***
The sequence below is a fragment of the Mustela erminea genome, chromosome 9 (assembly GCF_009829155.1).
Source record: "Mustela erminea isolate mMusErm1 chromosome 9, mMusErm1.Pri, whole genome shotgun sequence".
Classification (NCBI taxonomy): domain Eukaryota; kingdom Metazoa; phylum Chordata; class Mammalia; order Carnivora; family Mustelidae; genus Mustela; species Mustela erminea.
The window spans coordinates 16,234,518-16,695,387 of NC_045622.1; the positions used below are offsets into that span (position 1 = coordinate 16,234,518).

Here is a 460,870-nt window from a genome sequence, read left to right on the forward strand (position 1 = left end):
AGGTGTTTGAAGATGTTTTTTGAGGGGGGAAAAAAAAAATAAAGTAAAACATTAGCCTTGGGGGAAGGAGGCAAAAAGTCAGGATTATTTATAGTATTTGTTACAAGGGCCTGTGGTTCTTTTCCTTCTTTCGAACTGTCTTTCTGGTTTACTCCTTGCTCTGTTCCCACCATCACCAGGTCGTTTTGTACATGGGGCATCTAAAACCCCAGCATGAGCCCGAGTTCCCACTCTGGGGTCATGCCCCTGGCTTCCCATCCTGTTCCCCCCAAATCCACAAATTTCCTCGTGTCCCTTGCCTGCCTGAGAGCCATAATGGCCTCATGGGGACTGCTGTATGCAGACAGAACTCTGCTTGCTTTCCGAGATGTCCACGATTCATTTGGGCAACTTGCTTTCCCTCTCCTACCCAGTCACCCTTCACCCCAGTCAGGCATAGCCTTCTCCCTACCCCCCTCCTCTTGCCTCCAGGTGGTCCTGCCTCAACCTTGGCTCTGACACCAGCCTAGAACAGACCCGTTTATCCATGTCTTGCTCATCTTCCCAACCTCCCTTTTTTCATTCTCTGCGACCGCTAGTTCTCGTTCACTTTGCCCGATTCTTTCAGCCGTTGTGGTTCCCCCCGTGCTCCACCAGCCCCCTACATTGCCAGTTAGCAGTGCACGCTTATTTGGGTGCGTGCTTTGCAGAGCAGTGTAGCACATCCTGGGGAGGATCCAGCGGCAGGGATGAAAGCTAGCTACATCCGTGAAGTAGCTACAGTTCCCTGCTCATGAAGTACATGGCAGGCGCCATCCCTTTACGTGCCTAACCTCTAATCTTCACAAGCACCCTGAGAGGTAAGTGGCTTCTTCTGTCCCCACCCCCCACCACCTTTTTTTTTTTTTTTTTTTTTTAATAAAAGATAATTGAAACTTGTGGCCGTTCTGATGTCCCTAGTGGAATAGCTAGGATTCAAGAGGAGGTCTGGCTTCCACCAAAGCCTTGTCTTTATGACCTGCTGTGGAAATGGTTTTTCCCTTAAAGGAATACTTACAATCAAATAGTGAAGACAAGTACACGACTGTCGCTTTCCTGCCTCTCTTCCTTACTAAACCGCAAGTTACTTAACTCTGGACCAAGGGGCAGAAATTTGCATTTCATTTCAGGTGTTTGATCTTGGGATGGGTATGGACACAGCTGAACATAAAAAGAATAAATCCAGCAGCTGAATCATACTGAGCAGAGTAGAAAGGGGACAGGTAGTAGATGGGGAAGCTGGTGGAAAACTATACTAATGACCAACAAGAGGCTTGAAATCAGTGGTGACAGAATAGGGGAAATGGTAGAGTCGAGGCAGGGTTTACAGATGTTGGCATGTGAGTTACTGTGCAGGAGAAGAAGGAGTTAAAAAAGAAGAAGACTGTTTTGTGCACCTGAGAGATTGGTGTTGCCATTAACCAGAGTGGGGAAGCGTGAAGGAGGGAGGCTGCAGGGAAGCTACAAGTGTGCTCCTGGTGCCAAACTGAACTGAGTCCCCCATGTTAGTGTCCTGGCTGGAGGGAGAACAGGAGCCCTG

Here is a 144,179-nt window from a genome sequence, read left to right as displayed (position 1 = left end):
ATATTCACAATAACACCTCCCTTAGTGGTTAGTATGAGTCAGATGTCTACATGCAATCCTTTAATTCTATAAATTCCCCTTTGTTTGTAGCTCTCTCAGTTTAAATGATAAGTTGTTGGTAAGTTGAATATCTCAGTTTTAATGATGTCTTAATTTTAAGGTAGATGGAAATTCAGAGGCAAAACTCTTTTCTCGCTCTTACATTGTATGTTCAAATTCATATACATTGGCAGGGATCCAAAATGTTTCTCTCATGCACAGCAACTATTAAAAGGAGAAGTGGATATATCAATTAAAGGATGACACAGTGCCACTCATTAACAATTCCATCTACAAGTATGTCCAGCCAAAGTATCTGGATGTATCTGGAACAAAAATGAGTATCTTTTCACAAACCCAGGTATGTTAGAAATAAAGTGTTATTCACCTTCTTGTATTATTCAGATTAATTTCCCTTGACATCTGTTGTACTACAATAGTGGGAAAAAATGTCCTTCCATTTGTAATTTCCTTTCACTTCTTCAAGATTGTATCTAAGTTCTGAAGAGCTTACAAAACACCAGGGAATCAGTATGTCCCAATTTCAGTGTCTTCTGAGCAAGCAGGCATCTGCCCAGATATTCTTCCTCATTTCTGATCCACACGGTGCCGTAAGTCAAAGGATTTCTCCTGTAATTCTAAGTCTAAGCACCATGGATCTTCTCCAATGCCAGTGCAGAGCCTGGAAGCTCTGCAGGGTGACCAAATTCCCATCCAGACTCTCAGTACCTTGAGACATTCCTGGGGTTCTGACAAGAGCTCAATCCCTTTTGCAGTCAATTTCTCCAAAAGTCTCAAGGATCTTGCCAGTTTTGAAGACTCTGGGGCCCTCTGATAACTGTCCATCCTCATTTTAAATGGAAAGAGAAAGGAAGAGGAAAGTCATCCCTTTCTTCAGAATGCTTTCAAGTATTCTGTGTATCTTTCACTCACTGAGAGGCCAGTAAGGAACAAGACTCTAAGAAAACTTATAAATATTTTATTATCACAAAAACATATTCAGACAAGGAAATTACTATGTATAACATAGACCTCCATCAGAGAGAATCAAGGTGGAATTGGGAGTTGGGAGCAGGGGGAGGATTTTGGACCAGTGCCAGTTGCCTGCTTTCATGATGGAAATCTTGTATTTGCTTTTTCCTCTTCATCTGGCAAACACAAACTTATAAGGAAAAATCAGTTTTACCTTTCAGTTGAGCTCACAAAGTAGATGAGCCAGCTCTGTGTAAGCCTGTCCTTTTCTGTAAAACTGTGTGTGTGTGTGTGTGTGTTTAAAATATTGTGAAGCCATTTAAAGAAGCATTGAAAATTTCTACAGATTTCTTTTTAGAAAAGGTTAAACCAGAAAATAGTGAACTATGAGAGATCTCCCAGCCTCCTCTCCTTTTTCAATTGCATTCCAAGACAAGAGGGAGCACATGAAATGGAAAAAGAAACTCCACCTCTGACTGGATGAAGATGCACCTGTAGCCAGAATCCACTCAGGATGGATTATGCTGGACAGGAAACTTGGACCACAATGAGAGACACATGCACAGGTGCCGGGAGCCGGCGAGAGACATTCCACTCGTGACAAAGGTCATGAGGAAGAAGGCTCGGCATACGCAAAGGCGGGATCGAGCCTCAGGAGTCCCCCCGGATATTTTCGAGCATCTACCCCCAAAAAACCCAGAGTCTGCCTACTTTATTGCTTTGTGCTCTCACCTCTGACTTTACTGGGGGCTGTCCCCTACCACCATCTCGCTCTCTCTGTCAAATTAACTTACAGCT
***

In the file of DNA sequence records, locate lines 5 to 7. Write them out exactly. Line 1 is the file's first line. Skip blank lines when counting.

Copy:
Here is a 460,870-nt window from a genome sequence, read left to right on the forward strand (position 1 = left end):
AGGTGTTTGAAGATGTTTTTTGAGGGGGGAAAAAAAAAATAAAGTAAAACATTAGCCTTGGGGGAAGGAGGCAAAAAGTCAGGATTATTTATAGTATTTGTTACAAGGGCCTGTGGTTCTTTTCCTTCTTTCGAACTGTCTTTCTGGTTTACTCCTTGCTCTGTTCCCACCATCACCAGGTCGTTTTGTACATGGGGCATCTAAAACCCCAGCATGAGCCCGAGTTCCCACTCTGGGGTCATGCCCCTGGCTTCCCATCCTGTTCCCCCCAAATCCACAAATTTCCTCGTGTCCCTTGCCTGCCTGAGAGCCATAATGGCCTCATGGGGACTGCTGTATGCAGACAGAACTCTGCTTGCTTTCCGAGATGTCCACGATTCATTTGGGCAACTTGCTTTCCCTCTCCTACCCAGTCACCCTTCACCCCAGTCAGGCATAGCCTTCTCCCTACCCCCCTCCTCTTGCCTCCAGGTGGTCCTGCCTCAACCTTGGCTCTGACACCAGCCTAGAACAGACCCGTTTATCCATGTCTTGCTCATCTTCCCAACCTCCCTTTTTTCATTCTCTGCGACCGCTAGTTCTCGTTCACTTTGCCCGATTCTTTCAGCCGTTGTGGTTCCCCCCGTGCTCCACCAGCCCCCTACATTGCCAGTTAGCAGTGCACGCTTATTTGGGTGCGTGCTTTGCAGAGCAGTGTAGCACATCCTGGGGAGGATCCAGCGGCAGGGATGAAAGCTAGCTACATCCGTGAAGTAGCTACAGTTCCCTGCTCATGAAGTACATGGCAGGCGCCATCCCTTTACGTGCCTAACCTCTAATCTTCACAAGCACCCTGAGAGGTAAGTGGCTTCTTCTGTCCCCACCCCCCACCACCTTTTTTTTTTTTTTTTTTTTTTAATAAAAGATAATTGAAACTTGTGGCCGTTCTGATGTCCCTAGTGGAATAGCTAGGATTCAAGAGGAGGTCTGGCTTCCACCAAAGCCTTGTCTTTATGACCTGCTGTGGAAATGGTTTTTCCCTTAAAGGAATACTTACAATCAAATAGTGAAGACAAGTACACGACTGTCGCTTTCCTGCCTCTCTTCCTTACTAAACCGCAAGTTACTTAACTCTGGACCAAGGGGCAGAAATTTGCATTTCATTTCAGGTGTTTGATCTTGGGATGGGTATGGACACAGCTGAACATAAAAAGAATAAATCCAGCAGCTGAATCATACTGAGCAGAGTAGAAAGGGGACAGGTAGTAGATGGGGAAGCTGGTGGAAAACTATACTAATGACCAACAAGAGGCTTGAAATCAGTGGTGACAGAATAGGGGAAATGGTAGAGTCGAGGCAGGGTTTACAGATGTTGGCATGTGAGTTACTGTGCAGGAGAAGAAGGAGTTAAAAAAGAAGAAGACTGTTTTGTGCACCTGAGAGATTGGTGTTGCCATTAACCAGAGTGGGGAAGCGTGAAGGAGGGAGGCTGCAGGGAAGCTACAAGTGTGCTCCTGGTGCCAAACTGAACTGAGTCCCCCATGTTAGTGTCCTGGCTGGAGGGAGAACAGGAGCCCTG

Here is a 144,179-nt window from a genome sequence, read left to right as displayed (position 1 = left end):